Portland, OR

Portland area braces for first summer heatwave

Rose Bak

Officials prepare to help residents stay safe.

Photo by Lucian Dachman on Unsplash

While most of the country has already been experiencing high temperatures and "heat domes", the Portland area has remained stubbornly cool and rainy. That's about to change. This weekend meteorologists are predicting weather in the mid-90s, which will be a shock to the system for those who are not acclimated to high temperatures.

City and county officials are gearing up to help people stay safe, hoping to avoid the high number of heat-related deaths that occurred during last year's extreme weather. Residents are urged to start preparing for the impacts of high temperatures, not only this year but throughout the summer.

Here's what you need to know right now:

How to Stay Safe in the Heat

The best way to stay safe is to stay in a cool indoor location, but that's not possible for everyone.

Many housing units and public spaces are not designed for high temperatures. Building upgrades have not kept up with changes in the environment due to global warming. To help, health officials have posted a wealth of information you can use to stay cool and help avoid heat-related injuries.

Tips and information are available in multiple languages here. If you want to learn more about heat-related illnesses, click here.

Extreme heat events may cause some people to lose power. For information on what to do if your power goes out, click here.

Where to Go

If temperatures rise to dangerous levels, local officials will activate cooling centers. Cooling centers are places where people can rest during the heat of the day. Some cooling centers may also be open overnight. 211info, our regional services information hub, maintains updated lists of cooling center openings, locations, and hours. Find out more on their website here.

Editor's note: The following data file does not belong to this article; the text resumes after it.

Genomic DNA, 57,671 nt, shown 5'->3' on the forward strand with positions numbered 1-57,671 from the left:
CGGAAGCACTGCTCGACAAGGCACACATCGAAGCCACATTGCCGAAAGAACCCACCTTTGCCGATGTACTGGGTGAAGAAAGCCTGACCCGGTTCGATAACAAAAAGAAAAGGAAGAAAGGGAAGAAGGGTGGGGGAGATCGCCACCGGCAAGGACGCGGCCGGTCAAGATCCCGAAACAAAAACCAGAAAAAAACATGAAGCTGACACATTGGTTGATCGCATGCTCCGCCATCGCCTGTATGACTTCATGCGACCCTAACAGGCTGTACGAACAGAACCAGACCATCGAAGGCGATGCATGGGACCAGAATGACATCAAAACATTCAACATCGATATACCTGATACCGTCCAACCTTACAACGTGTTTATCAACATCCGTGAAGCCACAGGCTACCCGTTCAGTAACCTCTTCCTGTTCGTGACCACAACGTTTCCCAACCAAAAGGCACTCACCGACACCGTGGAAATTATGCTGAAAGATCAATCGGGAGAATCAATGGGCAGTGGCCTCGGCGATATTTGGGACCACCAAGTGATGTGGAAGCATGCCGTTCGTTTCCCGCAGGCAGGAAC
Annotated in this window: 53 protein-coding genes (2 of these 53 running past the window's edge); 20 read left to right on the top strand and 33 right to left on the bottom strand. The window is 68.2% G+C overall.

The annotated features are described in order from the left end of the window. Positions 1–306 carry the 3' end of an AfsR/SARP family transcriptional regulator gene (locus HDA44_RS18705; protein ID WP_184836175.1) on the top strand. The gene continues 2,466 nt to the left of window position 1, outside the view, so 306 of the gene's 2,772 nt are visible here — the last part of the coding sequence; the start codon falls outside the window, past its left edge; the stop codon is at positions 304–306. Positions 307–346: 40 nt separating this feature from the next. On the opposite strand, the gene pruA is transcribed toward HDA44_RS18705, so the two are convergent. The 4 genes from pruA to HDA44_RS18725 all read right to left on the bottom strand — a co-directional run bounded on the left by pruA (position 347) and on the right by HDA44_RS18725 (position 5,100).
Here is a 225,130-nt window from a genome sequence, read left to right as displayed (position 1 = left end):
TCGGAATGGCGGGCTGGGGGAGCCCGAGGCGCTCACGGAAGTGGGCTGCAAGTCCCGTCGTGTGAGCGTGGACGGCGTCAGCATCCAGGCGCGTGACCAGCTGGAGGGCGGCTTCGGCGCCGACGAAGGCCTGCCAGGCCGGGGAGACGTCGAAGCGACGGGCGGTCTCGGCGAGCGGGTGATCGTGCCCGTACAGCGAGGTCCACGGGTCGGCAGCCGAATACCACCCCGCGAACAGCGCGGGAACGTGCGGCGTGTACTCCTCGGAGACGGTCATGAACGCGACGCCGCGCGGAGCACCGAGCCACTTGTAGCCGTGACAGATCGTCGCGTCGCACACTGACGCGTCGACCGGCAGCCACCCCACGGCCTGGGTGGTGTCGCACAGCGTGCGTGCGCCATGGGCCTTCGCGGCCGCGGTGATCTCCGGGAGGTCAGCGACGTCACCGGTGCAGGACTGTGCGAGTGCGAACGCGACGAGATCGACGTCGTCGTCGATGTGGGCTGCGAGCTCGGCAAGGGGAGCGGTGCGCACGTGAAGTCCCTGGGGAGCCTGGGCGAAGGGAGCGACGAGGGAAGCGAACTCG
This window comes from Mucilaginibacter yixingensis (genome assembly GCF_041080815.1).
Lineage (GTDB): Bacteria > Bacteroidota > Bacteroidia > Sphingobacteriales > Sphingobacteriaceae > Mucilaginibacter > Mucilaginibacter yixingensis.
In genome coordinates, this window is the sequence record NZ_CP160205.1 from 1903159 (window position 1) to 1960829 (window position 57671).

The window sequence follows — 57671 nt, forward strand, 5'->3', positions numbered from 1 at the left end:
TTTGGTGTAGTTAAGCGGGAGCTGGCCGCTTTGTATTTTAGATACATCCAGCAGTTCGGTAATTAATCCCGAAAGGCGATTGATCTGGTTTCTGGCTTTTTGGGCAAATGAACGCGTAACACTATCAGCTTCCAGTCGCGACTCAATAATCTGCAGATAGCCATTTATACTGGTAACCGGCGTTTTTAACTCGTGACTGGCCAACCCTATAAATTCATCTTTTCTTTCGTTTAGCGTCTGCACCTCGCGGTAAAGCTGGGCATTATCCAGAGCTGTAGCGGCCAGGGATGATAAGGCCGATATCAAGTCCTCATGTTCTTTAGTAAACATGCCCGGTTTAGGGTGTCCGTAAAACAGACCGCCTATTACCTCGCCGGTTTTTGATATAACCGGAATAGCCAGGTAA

Malls, movie theaters, and libraries are also good places to escape the heat. Masks may be required in some locations.

Getting out into the woods or local waterways can help you cool down, however, officials warn that area lakes and rivers are still very cold and caution is advised when entering the water. Life jackets are recommended, particularly for children.

How to Help Vulnerable Populations

Social service providers are currently doing outreach to individuals experiencing homelessness, people in subsidized housing, and people who receive services, but it's not possible to reach everyone. As temperatures rise, residents are encouraged to check on their family and neighbors, particularly those who are elderly, disabled, or have medical conditions.

If cooling centers are activated, local agencies may put out a call for volunteers and/or supplies. Requests for assistance will be available at 211info as needs arise.

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Rose Bak is a freelance writer who lives in Portland, Oregon with her family and special needs dogs. She writes on a variety of topics including local news, homelessness, poverty, relationships, yoga, and aging. She is also a published author of romantic fiction. For more of Rose's work, visit her website at rosebakenterprises.com or follow her on social media @AuthorRoseBak.

Portland, OR

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